LG Electronics is shutting down its loss-making mobile communications unit in a move to streamline operations and focus on future projects such as electric vehicle components.
The company will end production and sales of mobile phone products on July 31 to focus resources on growth areas including EVs, smart homes, robotics and artificial intelligence, it said in a statement.
Phones constituted 8.2% of LG sales last year and there will be a short-term loss of revenue but the company expects the closure to be financially favorable in the long run. It’ll strength its car-parts business and continue to develop mobile technologies such as sixth-generation networking and cameras, it said.
LG was one of the pioneers of the Android operating system, collaborating with Google on the Nexus smartphone line and producing some of the best camera and display technology in the category’s early days.
In the U.S., the company was third behind Apple’s iPhone and fellow South Korean giant Samsung., but it hasn’t been competitive for years and Chinese upstart OnePlus has since replaced it amid a global loss of market share to overseas rivals.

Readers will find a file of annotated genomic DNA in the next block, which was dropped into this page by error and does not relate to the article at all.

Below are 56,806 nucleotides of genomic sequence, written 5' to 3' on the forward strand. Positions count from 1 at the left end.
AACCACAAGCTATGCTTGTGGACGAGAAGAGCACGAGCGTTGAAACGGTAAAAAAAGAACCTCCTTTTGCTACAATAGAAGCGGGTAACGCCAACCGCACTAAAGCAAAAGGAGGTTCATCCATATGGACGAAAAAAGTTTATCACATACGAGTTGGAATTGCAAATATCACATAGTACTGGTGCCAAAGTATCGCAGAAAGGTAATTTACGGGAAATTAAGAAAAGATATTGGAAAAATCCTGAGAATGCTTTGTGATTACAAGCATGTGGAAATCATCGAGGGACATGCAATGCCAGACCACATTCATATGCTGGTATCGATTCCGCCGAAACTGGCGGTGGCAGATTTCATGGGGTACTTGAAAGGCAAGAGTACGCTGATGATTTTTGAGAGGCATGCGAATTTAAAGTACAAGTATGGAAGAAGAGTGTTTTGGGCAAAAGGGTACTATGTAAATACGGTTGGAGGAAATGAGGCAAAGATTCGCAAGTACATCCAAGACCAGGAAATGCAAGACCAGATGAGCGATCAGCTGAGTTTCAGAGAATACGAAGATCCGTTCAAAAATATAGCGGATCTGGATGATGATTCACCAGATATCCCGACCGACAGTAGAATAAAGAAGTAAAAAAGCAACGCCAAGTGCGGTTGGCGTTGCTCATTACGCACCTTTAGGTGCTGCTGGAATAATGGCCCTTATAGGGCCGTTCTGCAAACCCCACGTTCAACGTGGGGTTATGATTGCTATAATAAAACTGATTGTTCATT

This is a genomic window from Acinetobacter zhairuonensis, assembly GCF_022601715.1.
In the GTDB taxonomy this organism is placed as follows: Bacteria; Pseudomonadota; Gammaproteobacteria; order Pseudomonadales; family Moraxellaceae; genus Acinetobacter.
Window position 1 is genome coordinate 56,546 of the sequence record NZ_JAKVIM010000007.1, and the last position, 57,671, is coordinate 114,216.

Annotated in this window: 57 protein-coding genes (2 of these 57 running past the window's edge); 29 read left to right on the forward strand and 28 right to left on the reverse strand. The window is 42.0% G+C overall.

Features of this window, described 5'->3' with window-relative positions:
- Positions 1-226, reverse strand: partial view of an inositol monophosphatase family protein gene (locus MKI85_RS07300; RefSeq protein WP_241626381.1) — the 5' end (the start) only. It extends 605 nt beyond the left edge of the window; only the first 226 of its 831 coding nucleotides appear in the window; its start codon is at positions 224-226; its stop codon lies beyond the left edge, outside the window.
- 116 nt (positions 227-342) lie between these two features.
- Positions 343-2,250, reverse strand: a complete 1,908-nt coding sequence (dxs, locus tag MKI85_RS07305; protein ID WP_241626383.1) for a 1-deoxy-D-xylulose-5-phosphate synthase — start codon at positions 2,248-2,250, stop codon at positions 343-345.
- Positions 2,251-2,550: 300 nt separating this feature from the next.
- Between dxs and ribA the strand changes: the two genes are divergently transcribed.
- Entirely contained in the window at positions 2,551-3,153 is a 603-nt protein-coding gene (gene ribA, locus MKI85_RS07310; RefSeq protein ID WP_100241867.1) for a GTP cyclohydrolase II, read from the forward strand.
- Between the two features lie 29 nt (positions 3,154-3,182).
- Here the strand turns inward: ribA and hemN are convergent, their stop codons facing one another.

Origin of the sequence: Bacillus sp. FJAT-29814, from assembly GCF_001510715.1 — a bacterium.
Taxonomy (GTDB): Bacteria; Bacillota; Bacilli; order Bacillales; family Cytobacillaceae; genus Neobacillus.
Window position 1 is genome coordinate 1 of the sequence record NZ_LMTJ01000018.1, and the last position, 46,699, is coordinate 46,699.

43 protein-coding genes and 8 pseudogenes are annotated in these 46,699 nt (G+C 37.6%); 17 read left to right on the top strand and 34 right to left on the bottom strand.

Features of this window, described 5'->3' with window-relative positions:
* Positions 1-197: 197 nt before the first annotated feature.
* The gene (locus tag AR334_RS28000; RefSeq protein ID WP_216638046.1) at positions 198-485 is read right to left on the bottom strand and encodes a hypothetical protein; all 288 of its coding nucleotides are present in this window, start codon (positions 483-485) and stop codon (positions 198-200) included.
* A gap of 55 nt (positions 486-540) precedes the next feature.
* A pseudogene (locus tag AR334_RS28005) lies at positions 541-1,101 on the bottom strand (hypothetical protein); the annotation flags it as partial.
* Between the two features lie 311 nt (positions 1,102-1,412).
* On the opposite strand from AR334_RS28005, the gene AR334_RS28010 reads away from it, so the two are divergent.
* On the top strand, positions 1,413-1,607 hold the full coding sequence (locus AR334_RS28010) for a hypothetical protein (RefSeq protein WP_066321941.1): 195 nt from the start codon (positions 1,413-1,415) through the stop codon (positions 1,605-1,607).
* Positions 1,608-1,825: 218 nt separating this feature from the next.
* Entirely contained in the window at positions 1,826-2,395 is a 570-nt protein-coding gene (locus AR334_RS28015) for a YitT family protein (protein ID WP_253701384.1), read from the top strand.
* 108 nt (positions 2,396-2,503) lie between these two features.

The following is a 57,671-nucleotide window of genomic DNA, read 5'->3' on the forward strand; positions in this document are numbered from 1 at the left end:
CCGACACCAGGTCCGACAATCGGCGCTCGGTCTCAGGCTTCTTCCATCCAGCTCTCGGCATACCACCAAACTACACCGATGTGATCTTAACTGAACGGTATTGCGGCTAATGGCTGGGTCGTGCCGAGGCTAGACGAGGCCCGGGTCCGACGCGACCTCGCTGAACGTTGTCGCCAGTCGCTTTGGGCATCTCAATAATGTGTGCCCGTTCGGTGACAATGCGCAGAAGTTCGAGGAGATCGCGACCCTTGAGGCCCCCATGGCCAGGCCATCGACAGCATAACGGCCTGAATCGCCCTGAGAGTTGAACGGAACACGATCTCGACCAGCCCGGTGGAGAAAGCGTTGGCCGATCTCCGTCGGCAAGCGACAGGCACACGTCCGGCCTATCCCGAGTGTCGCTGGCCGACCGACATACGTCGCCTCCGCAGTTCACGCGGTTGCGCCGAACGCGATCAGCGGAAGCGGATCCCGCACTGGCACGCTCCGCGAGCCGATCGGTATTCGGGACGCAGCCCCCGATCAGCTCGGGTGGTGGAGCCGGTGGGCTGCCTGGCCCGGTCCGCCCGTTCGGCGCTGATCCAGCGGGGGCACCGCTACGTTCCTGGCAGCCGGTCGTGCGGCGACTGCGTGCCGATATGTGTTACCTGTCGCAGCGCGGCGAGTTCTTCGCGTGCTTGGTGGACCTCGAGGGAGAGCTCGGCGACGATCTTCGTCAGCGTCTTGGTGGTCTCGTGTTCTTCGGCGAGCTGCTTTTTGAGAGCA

The company said in January that it would review the direction of its smartphone business, having earlier that month promised it would sell a rollable phone this year.
The firm held talks over a potential sale but negotiations failed due to big differences in valuing technology patents, according to local media reports.
LG has been expanding its vehicle components business and partnered with Magna International for a joint venture to make key parts for EVs.
Shares in the Seoul-based electronics maker soared more than 30% since the announcement, fueled by hopes that the collaboration may contribute to Apple’s EV project. LG’s expertise from developing mobile tech may help its offerings in the auto space, such as with detecting user intent, drowsiness or gesture interactions.
LG Electronics may position itself as an electric-vehicle component solutions provider, boosting its appeal to tech giants such as Apple, and also to traditional automakers aspiring to make ‘smart’ EVs. Narrowing losses at its vehicle-components unit, to 2 billion won in the latest quarter, is a sign that it’s on track to a turnaround.
Though Apple has not confirmed it is working on a car project, Magna Chief Executive Officer Swamy Kotagiri said publicly that his firm was ready to build an Apple car at a recent industry forum, according to a Pulse News report.
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